Aaron Sorkin

This past Sunday, HBO aired the final episode of The Newsroom, a drama that depicts the behind-the-scenes workings of a fictional news network akin to CNN. If the fundamental concept sounds familiar, it’s because Aaron Sorkin has effectively already done this before.

Remember Studio 60 on the Sunset Strip? That was a drama that depicted the behind-the-scenes workings of a late night comedy/variety show akin to Saturday Night Live. And before that, he had Sports Night, a slightly more comedic drama that depicted the behind-the-scenes workings of a nightly sports report show.

To say that Aaron Sorkin is formulaic is an understatement. To say that he returns to the same well, digging right back into exactly the same bag of tricks time and time again would be stating the obvious. He’s known for rapid-fire, “ping-pong” dialogue that is far wittier than how anybody, regardless of class or position, would speak in the real world. And a lot of this dialogue has a significant “greater than thou,” elitist slant to it.

Consider the remarkable cold open to Studio 60 from 2006 embedded here. It talks about how we are all “being lobotomized by this country’s most influential industry” and how art is “getting its ass kicked” by commerce. It should have come as little surprise, then, when Aaron Sorkin used a similar cold open to kick off The Newsroom a couple of years ago, once again with a powerful rant from an influential figure.

With the noted exception of The West Wing (which is again a behind-the-scenes drama, though at the White House rather than on a television program), Sorkin’s ventures into television have been short-lived successes. There were only two seasons of Sports Night and a mere single season of Studio 60. And while The Newsroom managed to stick around for three seasons, this final one only had six episodes.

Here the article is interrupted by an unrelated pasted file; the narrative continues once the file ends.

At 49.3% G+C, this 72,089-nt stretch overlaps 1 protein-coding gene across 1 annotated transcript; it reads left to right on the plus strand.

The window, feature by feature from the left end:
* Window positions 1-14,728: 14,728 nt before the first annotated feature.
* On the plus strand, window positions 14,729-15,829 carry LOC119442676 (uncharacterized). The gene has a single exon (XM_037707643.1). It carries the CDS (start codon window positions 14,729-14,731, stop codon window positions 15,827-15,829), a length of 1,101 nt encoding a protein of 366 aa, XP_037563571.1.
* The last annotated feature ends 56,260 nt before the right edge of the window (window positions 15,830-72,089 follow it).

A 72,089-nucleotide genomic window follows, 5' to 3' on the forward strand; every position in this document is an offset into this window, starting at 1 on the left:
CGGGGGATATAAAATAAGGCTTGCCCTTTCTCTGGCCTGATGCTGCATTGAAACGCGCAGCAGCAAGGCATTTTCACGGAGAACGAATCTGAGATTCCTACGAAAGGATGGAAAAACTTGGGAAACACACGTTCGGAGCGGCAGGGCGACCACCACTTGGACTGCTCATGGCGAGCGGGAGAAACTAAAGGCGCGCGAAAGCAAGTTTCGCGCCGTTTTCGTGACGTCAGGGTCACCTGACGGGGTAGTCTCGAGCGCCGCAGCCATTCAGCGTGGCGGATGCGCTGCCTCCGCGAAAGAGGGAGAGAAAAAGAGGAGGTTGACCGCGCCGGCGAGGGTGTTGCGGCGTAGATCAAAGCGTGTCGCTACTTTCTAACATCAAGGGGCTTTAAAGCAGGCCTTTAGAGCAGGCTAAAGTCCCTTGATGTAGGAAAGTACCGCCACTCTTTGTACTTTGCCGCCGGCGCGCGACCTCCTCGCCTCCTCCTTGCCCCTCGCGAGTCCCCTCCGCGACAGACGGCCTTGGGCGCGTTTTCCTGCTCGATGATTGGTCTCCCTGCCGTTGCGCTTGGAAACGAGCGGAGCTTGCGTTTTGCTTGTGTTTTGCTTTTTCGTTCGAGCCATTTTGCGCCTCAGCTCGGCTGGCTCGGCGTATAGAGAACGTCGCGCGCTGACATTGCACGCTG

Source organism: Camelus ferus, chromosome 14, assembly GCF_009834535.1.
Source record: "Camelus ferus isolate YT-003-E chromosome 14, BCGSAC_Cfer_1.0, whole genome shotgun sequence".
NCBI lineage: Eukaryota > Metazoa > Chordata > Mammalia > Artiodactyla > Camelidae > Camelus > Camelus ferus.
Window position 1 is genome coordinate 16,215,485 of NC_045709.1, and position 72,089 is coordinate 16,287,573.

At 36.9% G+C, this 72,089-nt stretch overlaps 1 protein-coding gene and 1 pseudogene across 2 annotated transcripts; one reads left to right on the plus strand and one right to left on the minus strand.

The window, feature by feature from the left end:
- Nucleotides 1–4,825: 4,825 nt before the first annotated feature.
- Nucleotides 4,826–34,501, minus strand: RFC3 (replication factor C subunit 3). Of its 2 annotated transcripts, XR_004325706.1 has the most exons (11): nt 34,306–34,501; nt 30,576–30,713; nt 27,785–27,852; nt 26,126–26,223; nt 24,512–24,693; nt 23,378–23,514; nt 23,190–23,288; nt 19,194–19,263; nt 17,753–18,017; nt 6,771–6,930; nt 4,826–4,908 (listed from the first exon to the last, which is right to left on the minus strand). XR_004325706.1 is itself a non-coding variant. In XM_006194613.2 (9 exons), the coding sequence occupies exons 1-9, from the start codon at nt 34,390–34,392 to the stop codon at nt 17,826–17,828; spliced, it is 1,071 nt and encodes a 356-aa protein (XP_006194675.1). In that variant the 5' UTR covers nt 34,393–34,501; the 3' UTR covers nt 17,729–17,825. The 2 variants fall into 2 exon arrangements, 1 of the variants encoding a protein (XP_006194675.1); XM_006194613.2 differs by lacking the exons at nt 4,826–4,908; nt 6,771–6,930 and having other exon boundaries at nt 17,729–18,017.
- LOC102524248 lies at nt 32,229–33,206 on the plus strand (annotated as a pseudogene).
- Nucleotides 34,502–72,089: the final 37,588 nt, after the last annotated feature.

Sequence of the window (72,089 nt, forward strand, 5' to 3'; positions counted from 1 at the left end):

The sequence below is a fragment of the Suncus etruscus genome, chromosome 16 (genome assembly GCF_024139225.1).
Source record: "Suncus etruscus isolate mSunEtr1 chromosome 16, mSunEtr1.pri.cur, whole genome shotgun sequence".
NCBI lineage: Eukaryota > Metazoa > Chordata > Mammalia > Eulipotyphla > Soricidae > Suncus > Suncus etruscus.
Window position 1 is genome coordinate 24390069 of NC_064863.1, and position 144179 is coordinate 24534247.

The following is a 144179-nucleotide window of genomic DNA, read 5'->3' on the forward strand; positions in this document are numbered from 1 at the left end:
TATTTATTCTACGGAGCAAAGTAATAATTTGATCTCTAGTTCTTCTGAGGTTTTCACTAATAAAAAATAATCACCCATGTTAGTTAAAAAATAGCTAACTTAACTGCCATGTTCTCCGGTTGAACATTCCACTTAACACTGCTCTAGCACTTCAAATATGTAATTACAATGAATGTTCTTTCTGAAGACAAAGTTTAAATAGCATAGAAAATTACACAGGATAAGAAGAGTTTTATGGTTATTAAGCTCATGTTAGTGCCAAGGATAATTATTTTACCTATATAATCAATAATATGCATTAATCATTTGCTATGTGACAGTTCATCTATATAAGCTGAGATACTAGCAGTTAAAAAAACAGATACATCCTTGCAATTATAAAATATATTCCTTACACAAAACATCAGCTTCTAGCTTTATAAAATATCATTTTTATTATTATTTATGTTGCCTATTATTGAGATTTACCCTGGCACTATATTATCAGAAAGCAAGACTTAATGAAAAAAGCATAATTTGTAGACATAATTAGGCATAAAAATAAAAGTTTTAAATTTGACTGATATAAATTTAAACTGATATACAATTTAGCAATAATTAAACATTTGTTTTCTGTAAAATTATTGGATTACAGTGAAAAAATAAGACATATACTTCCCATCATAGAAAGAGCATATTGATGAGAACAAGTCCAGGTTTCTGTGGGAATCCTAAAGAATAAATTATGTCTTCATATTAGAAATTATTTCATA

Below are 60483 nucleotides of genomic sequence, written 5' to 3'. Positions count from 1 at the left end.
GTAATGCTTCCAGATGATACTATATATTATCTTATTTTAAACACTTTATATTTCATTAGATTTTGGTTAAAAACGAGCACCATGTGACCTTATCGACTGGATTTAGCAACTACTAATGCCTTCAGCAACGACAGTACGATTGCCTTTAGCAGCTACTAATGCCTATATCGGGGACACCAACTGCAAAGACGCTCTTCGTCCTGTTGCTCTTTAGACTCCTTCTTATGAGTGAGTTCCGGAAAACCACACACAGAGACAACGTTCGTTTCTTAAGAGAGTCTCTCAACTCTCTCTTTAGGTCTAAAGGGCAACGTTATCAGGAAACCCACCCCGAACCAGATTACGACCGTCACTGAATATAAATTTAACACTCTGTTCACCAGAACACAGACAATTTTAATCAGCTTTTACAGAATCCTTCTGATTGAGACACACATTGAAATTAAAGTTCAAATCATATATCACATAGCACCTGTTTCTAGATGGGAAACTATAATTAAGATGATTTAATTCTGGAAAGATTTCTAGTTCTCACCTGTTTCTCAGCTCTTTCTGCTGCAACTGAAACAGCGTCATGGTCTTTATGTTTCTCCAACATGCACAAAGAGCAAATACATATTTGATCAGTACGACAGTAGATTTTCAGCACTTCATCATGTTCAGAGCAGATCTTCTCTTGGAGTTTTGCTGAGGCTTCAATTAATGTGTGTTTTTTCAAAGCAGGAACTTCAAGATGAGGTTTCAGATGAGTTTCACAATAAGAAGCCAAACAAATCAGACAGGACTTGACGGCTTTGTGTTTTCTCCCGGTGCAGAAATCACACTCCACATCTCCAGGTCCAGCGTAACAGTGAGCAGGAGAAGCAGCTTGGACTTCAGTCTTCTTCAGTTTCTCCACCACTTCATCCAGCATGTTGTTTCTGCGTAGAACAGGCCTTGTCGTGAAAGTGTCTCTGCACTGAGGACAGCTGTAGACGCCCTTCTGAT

But it’s all so smart and it’s all so witty, even when it comes off as being pretentiously intelligent and witty. It certainly doesn’t help that Aaron Sorkin has also been accused of being a sexist on several occasions and perhaps for good reason.

I’m not here to depict Aaron Sorkin the man as some sort of martyr or to decry the death of intelligent television in favor of yet another mindless reality TV series on TLC. What I will say is that even though I didn’t really even know about Aaron Sorkin until a few years ago, I really enjoy his writing. He’s even said himself that he revels in witty banter and fast dialogue; the plot is just an excuse on which to hang these clever lines.

We’ve seen it with this writing on TV. We’ve seen it in The Social Network movie and, with a little luck on our side, we’ll continue to see more great dialogue. Maybe he’ll take us behind the scenes of a late night talk show. In any case, hopefully next time he won’t have to to dive into the Ross and Rachel territory of romantic comedy. Seriously, did they really have to play up the Jim and Maggie, Mackenzie and Will relationships there?

And in case you missed it, here’s the “The Sorkin Sketch” by the team at Late Night with Seth Meyers. It’s pretty darn accurate.